235. Memorandum From the Director of the Office of Management and Budget (McIntyre) to President Carter 1
- Future Budget Commitment for World Food Program
In accordance with your procedures established to approve future international budget commitments, the Departments of State and Agriculture are requesting approval of a $220 million U.S. contribution to the UN World Food Program (WFP) for calendar years 1979 and 1980 (See Tab A).2 They wish to pledge this amount at an October 24, 1977, meeting which will set a total WFP budget target for 1978/80. By announcing the U.S. pledge now, rather than at the official pledging session early next year, the U.S. delegation hopes to influence the selection of a slightly lower target for the two year period.
Established at U.S. initiative in 1963, WFP provides food grants to needy people in developing countries through projects of their governments, including food for work, school and preschool child feeding and disaster relief. The program has grown rapidly and now exceeds on an annual basis the P.L. 480 Title II feeding programs of the U.S. voluntary agencies. The U.S. share of the program has fallen from 50% to 25%. The table below shows the relevant statistics for the past two biennia and alternatives for the 1979/80 period.[Page 749]
|(In millions of dollars) 1979/80|
|1975/76||1977/78||WFP Proposal||State/USDA Proposal|
|Total WFP Budget||674||750||950||880|
|Cash (for Admin)||3||3||4||4|
|US as a % of WFP total||(18%)||(25%)||(25%)||(25%)|
Food and freight costs are financed under PL 480 Title II, and the cash through AID funds for voluntary contributions to international organizations and programs. (The low figure of 18% for the U.S. share in the 1975/76 biennium is explained by extraordinary Canadian and Arab contributions).
The WFP secretariat has proposed a $950 million level for 1978/80, a 27 percent increase in funding. At the current 25 percent share of total contributions, the U.S. portion would be $238 million. State and Agriculture believe the proposed WFP total could exceed recipient governments’ absorptive capacity given their management constraints, and may cause WFP to lower its own programming standards. WFP’s internal capacity to manage such a rapidly growing program is also questionable.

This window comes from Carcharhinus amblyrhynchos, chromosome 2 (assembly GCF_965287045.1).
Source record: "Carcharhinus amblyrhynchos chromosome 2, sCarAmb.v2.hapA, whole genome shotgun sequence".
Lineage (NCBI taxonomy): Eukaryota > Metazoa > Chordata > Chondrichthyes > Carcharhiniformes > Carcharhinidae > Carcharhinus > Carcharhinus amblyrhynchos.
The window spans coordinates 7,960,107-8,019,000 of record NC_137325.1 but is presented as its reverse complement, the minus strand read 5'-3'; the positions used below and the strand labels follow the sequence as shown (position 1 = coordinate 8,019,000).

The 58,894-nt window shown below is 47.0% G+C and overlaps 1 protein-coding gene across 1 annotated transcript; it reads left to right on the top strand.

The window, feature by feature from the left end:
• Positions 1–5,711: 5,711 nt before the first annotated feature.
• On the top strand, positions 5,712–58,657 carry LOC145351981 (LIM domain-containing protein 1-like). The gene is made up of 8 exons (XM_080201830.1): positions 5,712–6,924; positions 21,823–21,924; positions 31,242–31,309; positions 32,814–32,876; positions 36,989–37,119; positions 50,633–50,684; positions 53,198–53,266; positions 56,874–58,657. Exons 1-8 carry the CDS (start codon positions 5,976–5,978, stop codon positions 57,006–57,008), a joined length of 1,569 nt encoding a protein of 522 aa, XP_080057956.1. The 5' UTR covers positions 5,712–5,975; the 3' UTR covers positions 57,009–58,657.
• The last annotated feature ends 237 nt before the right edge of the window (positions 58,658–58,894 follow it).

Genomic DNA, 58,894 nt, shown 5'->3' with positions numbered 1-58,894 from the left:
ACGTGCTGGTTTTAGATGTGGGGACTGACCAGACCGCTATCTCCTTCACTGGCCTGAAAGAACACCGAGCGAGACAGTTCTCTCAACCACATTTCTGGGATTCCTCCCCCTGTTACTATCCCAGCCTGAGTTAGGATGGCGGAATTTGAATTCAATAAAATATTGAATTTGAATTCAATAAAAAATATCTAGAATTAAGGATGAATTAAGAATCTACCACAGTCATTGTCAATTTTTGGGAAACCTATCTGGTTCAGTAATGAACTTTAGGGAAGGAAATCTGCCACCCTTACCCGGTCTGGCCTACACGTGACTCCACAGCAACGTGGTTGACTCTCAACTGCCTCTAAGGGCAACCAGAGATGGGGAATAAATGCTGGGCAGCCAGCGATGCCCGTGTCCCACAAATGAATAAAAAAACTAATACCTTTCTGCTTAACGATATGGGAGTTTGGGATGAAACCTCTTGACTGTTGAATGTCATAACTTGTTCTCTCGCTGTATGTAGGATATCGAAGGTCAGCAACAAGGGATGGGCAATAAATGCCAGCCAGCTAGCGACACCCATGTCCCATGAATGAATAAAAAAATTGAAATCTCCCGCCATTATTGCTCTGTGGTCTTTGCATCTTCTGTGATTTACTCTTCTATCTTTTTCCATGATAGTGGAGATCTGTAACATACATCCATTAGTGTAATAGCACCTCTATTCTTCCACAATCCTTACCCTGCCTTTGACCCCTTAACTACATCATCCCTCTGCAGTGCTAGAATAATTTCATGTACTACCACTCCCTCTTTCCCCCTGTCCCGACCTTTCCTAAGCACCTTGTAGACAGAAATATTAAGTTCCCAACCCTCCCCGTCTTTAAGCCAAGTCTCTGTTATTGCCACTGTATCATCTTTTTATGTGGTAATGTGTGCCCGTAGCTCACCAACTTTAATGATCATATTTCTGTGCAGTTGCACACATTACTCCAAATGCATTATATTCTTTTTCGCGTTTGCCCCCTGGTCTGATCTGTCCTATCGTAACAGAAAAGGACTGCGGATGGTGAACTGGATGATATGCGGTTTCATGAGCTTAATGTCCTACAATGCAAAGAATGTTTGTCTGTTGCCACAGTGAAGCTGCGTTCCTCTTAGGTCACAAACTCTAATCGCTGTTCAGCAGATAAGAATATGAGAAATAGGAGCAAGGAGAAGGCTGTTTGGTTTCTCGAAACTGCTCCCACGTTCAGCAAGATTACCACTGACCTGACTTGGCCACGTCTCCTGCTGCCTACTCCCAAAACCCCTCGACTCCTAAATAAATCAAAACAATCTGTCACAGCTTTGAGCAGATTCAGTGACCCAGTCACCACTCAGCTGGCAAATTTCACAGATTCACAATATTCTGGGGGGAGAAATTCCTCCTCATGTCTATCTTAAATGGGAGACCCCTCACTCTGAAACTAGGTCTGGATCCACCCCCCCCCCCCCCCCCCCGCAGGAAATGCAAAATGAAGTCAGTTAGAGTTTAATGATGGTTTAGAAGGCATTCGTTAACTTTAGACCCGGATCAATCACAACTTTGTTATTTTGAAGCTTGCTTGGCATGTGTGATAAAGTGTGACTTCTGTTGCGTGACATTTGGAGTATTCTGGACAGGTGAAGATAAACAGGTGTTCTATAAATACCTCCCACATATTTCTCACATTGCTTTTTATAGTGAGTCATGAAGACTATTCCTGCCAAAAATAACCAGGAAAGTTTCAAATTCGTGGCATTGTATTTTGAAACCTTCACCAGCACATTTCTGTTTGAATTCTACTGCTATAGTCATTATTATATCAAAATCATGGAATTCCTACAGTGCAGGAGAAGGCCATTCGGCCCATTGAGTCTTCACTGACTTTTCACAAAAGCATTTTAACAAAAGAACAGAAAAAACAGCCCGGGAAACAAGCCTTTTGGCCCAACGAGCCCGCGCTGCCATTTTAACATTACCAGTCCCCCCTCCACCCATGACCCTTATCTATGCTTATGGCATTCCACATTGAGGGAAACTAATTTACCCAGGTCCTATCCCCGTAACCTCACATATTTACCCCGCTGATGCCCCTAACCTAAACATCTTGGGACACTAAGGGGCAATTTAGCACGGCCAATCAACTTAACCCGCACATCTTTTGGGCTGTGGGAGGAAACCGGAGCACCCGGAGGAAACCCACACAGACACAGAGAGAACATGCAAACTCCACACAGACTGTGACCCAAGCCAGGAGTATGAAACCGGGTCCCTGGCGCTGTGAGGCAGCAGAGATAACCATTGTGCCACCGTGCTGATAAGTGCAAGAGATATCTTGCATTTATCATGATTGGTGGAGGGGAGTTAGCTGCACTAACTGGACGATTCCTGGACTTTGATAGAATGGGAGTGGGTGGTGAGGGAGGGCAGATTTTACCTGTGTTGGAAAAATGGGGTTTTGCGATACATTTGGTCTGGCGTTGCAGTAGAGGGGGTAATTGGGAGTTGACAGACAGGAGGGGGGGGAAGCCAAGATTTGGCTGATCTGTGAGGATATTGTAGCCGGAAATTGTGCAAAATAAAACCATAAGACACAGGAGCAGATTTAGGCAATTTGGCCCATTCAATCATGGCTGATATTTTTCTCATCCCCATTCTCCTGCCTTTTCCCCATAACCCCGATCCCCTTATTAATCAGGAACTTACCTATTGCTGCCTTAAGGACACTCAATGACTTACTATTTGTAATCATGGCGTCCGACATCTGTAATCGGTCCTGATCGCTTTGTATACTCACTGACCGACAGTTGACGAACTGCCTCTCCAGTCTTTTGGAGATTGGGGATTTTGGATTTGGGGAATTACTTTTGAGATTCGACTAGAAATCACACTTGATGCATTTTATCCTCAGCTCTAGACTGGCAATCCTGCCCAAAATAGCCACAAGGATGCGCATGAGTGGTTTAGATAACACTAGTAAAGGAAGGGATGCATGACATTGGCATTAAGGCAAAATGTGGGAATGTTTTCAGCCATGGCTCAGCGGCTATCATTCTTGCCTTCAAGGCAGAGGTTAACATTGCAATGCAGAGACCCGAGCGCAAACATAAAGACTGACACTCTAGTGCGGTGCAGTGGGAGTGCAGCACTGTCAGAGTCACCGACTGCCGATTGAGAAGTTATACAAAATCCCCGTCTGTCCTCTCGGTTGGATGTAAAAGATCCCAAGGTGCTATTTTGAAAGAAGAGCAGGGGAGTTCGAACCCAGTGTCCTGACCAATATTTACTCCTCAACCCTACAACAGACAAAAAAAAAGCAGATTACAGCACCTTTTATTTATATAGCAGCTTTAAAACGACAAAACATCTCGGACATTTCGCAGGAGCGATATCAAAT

State/USDA’s proposed $880 million program would, they believe, permit more orderly growth while demonstrating continuing U.S. support for UN food aid focused on basic human needs. The U.S. proposed $220 million share (25% of the WFP total) would be presented as a maximum dollar amount. Thus, if other countries decided on a higher total (we do not have sufficient voting power for a veto), the U.S. percentage share would decline. Because other donors will probably not wish to make up for the reduction in the U.S. share, the proposed approach has a reasonable chance of success in limiting WFP growth. The proposed increase would utilize P.L. 480 Title II tonnage, using approximately one-third of the Congress’ recently mandated increase in Title II (the remaining two-thirds would go to U.S. voluntary-agency feeding programs.)
As a third alternative, an argument could be made for limiting total WFP funding to the level of the current biennium, $750 million. The fact that WFP has not presented specific proposals for additional funding and the lack of any rigorous plan for management improvement would argue for continuing the current level.[Page 750]
OMB concurs with the State/USDA proposal. The proposed dollar increase is small, and any U.S. effort to hold to the current level would encounter strong opposition from the developing countries and possibly from Congress.
1. $220 million U.S. pledge towards a $880 million WFP program (State, USDA, OMB)3
2. $238 million U.S. pledge towards a $950 million WFP program (Likely World Food Program proposal, no agency supports)
3. $188 million U.S. pledge towards a $750 million WFP program (Current level, no agency supports)
- Source: Carter Library, Staff Office Files, Domestic Policy Staff, Eizenstat Files, Box 324, World Hunger . No classification marking. A stamped notation on the memorandum indicates the President saw it. McIntyre signed the first page. According to a covering note, the NSC Staff returned a copy to McIntyre on October 24 and sent additional copies to Eizenstat, Bourne, and Brzezinski. McIntyre’s handwritten comment on the note reads: “#1 was also our recommendation. J.” (Ibid.)↩
- Not attached; printed as Document 232.↩
- The President checked this option and initialed at the end of the memorandum.↩